To Dwell in Possibility

A tour of the city with the Landmarks Association's Carolyn Toft presents views of what is and what could be

If there's ever been a time conducive to historic preservation and restoration in St. Louis, the mid-'70s sure wasn't it. St. Louis was the poster child for urban renewal, the scars of which are evident today. But it was also a time when the failures of housing projects such as Pruitt-Igoe and Darst-Webbe were inarguable. New approaches -- in which old neighborhoods could be restored and redeemed -- began to gain appeal.

"It was a friction point between a lot of money still coming in for urban renewal from HUD," Toft recalls, "and changes in other parts of the country. The place where that's demonstrated pretty sharply is in LaSalle Park. It was possible to convince Ralston-Purina and the old 7th Ward machine to try something else."

She recalls the former head of the LRCA (the name says it all: Land Clearance for Redevelopment Authority), Charlie Farris -- a powerbroker who has been referred to as St. Louis' Robert Moses in some chronicles of city politics -- and laughs wryly: "It was amusing because Farris was still very much around, as were all his minions. [LaSalle Park] was referred to as the 'so-called preservation area' in their literature."

"Ol' Man River View" would make a catchy classified 
for a rehabbed railway-transfer depot.
Jennifer Silverberg
"Ol' Man River View" would make a catchy classified for a rehabbed railway-transfer depot.

Of the 130 historic structures that have been preserved in LaSalle Park, nearly all are residential.

Toft bemoans the anti-urbanist fears that are as much a part of America as they are of St. Louis in particular. She notes how many state capitols were situated "out in the formless prairie," as if the rural naturally inspired insightful governance. She attributes St. Louis' woes to two words: "population loss." Toft bristles when she hears the sprawl in the surrounding counties described as growth:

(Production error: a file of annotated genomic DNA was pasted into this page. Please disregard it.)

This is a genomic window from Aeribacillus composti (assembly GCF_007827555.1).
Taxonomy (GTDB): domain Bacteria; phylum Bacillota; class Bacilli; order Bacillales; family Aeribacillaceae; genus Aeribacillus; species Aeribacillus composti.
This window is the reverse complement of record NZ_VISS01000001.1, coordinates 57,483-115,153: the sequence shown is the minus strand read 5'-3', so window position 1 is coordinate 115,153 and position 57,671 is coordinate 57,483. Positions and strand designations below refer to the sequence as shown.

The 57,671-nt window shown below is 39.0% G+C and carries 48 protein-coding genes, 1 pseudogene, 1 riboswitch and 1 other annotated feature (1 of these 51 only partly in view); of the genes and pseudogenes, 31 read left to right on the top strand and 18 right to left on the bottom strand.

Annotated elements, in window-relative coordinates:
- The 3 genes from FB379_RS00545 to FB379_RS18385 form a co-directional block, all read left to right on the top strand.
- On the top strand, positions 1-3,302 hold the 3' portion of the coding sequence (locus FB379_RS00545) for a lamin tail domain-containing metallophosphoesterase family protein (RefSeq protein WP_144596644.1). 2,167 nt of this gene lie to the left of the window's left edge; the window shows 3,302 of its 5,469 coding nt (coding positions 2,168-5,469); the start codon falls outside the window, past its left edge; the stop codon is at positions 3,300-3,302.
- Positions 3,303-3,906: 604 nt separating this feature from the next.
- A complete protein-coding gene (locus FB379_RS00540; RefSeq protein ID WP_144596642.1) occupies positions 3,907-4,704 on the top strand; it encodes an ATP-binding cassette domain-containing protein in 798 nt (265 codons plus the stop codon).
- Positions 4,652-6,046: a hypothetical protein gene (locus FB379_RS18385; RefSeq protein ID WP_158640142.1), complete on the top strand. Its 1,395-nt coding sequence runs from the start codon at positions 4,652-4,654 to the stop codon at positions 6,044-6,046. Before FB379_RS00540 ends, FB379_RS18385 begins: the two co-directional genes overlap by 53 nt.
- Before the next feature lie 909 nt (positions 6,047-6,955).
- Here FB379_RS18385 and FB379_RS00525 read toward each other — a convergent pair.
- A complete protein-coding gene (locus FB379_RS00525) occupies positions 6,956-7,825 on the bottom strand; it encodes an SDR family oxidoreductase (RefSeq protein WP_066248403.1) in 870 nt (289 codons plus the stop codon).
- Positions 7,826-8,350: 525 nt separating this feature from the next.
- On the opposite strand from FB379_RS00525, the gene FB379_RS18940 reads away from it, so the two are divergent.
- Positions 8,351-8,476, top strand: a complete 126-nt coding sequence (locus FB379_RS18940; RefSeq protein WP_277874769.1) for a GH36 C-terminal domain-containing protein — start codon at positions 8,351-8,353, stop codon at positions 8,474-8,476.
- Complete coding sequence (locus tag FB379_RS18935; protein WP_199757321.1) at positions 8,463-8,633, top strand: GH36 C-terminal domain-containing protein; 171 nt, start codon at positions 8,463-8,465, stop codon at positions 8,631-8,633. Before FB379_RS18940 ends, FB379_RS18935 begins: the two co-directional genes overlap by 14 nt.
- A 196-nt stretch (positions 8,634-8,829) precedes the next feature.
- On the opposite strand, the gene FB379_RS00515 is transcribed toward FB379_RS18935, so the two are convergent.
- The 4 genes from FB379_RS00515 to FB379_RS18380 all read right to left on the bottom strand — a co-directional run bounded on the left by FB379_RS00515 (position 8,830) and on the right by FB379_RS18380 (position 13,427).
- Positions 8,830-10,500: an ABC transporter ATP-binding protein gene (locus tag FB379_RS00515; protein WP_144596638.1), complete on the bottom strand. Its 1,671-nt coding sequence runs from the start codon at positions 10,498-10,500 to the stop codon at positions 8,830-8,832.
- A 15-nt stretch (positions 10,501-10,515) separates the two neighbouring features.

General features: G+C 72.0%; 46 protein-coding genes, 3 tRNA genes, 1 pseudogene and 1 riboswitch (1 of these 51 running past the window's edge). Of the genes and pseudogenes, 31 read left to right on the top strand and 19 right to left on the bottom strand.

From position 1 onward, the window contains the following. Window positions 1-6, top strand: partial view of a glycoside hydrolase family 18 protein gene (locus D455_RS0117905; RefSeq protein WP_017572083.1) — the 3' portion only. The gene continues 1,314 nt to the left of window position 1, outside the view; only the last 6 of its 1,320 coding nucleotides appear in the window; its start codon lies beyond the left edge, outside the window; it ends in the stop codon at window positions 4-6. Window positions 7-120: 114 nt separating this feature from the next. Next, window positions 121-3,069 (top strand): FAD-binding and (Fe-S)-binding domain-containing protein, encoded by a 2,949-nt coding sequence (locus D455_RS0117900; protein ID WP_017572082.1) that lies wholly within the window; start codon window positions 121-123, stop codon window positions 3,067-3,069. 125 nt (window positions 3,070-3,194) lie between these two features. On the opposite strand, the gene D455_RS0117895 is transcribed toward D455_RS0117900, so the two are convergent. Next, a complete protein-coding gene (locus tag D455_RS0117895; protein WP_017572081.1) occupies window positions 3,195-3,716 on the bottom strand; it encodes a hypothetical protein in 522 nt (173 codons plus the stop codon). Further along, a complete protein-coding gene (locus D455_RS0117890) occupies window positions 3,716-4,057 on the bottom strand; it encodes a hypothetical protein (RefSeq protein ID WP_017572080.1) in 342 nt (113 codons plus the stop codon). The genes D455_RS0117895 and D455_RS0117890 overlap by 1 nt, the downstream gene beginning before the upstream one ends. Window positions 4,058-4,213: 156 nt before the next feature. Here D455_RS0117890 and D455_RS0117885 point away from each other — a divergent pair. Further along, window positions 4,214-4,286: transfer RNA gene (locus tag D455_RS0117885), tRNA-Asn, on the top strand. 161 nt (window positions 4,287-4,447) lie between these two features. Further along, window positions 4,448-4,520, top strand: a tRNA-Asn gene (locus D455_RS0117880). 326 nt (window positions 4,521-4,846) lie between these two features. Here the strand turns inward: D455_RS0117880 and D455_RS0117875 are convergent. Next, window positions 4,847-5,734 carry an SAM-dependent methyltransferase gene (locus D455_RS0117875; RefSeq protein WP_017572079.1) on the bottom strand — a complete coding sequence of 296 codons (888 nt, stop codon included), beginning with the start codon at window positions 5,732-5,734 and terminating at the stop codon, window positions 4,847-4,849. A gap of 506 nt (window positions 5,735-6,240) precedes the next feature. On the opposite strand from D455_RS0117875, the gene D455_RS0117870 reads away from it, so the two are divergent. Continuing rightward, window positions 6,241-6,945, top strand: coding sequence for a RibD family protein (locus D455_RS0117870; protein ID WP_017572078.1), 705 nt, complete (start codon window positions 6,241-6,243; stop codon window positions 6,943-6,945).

"There's the excuse: 'It's growth.' No, it's not. It's like cut butter on a pancake. This region is not growing. This region is spreading, man. It is spreading -- and it is so wasteful."

After making several wrong turns down old city streets, Toft points out an early experiment in low-income housing, circa 1935: the Neighborhood Garden Apartments, not far from Laclede's Landing and the Jones Dome. In her book she writes, "All apartments featured entrances directly off stairs rather than corridors, 12-foot ceilings, cross ventilation and balconies.... Sixty percent of the site was devoted to open space; not space left over between boxcar buildings, but designed, landscaped, defensible space."

Today, although the Neighborhood Garden Apartments look the worse for disuse, Toft is heartened that at least one team is proposing it as part of a redevelopment package for the city. "The city owns it," she says, then offers one of the city foibles she appreciates -- anecdotes that maintain humor over disgust.

"There was a very embarrassing moment at the beginning of [former Mayor] Clarence Harmon's administration, when Clarence was going to announce this brand-new get-after-the-slumlords policy. He's out there with all the media, tacking up a 'We're going after your ass, slumlord' sign.

"Guess what? Guess who owns this? LRA."

She laughs and looks up the street, and there, like a beacon, is the joyful Vess bottle, 34 feet tall, erected sometime around 1950.

"There's the Vess bottle," she says, smiling. "What more do you want?"

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